Pilot Flying J, Western Express Settle Rebate Lawsuit
Trucking firm president plans to continue doing business with truckstop chain
KNOXVILLE, Tenn. -- A Nashville, Tenn., trucking firm has settled its lawsuit over rebate fraud by the Pilot Flying J truckstop company owned by the family of Cleveland Browns owner Jim Haslam and Tennessee governor Bill Haslam.
The Knoxville News Sentinel reported that Western Express Inc. has withdrawn its lawsuit filed in Orleans Parish Civil District Court in Louisiana that alleged the company had lost more than $75 million over diesel fuel rebates withheld by Pilot Flying J, including $68 million in expenses related to additional debt obligations it was forced to take on.
Since the FBI and IRS raided Pilot Flying J headquarters in Knoxville, Tenn., on April 15 to investigate the alleged scheme to cheat trucking companies out of rebates for diesel fuel purchased at the chain's more than 650 truckstops, seven Pilot Flying J employees have pleaded guilty in federal court to fraud-related crimes and nearly 30 trucking companies have filed lawsuits. At least 11 former employees already are cooperating with the FBI and offering evidence. Seven of them have entered guilty pleas to fraud charges, and four have obtained immunity from prosecution in return for their cooperation.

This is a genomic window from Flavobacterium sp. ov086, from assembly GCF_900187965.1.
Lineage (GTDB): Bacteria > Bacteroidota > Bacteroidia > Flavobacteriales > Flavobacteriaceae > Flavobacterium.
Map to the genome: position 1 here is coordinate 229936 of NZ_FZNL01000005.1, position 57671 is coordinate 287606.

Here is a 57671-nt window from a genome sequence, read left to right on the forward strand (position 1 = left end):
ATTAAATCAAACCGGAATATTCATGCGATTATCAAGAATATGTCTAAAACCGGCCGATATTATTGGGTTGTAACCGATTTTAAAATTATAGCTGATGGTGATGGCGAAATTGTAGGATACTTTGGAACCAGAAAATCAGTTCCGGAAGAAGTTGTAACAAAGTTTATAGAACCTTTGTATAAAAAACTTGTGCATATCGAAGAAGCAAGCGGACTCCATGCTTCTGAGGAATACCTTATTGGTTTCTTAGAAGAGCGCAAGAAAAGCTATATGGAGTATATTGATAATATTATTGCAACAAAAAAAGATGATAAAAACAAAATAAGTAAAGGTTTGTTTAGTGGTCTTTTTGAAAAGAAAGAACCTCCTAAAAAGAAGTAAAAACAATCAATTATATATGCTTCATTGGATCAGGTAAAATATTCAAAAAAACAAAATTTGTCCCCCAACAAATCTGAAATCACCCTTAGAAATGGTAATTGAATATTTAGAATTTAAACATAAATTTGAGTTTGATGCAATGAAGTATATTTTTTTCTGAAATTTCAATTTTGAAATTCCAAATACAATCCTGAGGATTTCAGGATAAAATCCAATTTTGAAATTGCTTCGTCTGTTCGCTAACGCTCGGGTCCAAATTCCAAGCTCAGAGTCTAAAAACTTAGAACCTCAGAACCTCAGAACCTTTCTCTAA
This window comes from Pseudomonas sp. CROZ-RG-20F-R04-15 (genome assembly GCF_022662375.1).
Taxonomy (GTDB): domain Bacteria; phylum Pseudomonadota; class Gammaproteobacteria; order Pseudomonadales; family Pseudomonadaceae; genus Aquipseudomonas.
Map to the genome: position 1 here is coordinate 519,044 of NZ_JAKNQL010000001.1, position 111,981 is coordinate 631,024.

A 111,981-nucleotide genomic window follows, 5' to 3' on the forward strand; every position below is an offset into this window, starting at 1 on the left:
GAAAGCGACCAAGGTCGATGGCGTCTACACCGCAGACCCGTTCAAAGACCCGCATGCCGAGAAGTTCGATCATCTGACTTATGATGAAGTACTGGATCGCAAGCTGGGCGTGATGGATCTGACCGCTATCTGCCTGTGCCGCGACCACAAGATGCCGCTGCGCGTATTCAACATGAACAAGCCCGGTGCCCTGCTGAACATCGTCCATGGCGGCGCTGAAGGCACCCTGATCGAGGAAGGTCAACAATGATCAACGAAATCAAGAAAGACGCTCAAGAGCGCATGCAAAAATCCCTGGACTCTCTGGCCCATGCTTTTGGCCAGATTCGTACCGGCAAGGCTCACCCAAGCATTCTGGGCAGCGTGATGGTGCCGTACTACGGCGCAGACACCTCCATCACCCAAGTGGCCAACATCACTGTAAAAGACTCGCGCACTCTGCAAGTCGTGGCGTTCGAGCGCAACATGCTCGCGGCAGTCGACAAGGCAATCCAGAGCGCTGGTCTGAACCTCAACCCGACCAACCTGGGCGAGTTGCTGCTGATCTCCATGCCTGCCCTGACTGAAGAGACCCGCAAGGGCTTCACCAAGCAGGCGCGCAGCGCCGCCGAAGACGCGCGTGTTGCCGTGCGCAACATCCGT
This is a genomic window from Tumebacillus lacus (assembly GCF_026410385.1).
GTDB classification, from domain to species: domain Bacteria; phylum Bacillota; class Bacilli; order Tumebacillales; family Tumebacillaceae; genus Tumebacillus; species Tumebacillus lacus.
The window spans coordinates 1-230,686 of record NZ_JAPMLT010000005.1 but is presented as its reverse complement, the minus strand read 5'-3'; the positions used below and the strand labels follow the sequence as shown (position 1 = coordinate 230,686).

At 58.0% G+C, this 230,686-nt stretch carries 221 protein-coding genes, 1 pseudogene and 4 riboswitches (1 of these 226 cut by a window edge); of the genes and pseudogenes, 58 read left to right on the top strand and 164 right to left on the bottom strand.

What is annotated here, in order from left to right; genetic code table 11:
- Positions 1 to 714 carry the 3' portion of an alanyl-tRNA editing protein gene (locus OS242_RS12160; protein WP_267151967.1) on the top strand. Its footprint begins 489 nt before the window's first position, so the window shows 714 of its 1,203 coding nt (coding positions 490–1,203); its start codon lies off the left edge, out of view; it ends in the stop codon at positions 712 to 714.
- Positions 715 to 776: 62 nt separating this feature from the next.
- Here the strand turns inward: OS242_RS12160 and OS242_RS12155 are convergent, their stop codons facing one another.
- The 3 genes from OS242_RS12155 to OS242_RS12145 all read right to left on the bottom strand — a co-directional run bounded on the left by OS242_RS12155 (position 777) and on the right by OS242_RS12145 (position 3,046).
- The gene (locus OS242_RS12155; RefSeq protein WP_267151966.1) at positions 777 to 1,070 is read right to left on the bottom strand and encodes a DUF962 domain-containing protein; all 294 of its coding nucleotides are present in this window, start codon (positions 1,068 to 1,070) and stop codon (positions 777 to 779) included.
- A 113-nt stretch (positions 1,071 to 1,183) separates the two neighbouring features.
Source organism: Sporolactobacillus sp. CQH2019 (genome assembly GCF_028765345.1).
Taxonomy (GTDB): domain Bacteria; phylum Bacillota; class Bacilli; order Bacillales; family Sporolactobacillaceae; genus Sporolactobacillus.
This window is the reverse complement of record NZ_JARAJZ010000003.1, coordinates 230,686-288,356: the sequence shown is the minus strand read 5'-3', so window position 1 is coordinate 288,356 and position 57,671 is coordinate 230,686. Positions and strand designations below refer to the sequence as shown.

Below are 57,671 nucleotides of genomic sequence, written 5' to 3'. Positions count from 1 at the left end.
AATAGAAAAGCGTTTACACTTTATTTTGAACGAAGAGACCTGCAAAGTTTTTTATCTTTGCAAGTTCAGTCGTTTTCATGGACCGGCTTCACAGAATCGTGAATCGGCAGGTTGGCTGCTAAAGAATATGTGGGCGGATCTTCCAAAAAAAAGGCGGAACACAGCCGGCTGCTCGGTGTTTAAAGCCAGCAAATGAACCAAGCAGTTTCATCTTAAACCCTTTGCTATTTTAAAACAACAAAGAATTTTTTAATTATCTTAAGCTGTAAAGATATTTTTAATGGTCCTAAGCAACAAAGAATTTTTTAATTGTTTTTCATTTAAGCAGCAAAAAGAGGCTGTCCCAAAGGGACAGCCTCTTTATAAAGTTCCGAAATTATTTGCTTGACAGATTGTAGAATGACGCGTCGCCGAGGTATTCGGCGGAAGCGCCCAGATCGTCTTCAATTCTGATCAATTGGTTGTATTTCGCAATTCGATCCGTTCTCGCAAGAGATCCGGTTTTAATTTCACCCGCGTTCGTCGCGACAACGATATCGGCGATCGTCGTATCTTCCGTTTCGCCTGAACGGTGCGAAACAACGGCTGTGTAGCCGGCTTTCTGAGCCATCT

Paul Wieck, the president of Western Express, told the News Sentinel Thursday that the lawsuit had been settled, but declined to disclose terms of the deal.
"We never stopped our relationship with Pilot, and they're a great partner," he said. "They had some issues within their organization that they got worked out, and it's our plan for that partnership to last a long, long time."
Western Express was among several companies that declined to participate in Pilot Flying J's $85 million class-action settlement with 5,500 customers in November.
The company featured prominently in a 120-page FBI affidavit that included the transcript of a secret recording of John "Stick" Freeman, Pilot Flying J's vice president of sales, boasting of being caught withholding $1 million in rebates to Western Express, said the report.
Freeman said Pilot Flying J agreed to pay Western Express $1 million for a broken airplane to make up for the money it owed, but that the truckstop chain still came out way ahead.
Freeman told a colleague that Jimmy Haslam was aware of the deal, the report said.
Haslam has denied any prior knowledge of the rebate scheme and has not been charged in the case. Seven other former members of the Pilot Flying J sales team have pleaded guilty to federal charges, and two others have agreed to cooperate with investigators.
Pilot Flying J has more than 650 retail locations and is the largest operator of travel centers and travel plazas in North America. Its network provides customers with access to more than 60,000 parking spaces for trucks, more than 4,400 showers and more than 4,000 diesel lanes, of which more than 2,800 offer diesel exhaust fluid (DEF) at the pump. Pilot Logistics Services is one of the largest independent energy logistics companies in North America, selling and distributing more than 1.3 billion gallons of refined petroleum products and serving more than 15,000 customers. Together, Pilot Flying J and Pilot Logistics Services generate sales of approximately nine billion gallons of petroleum annually.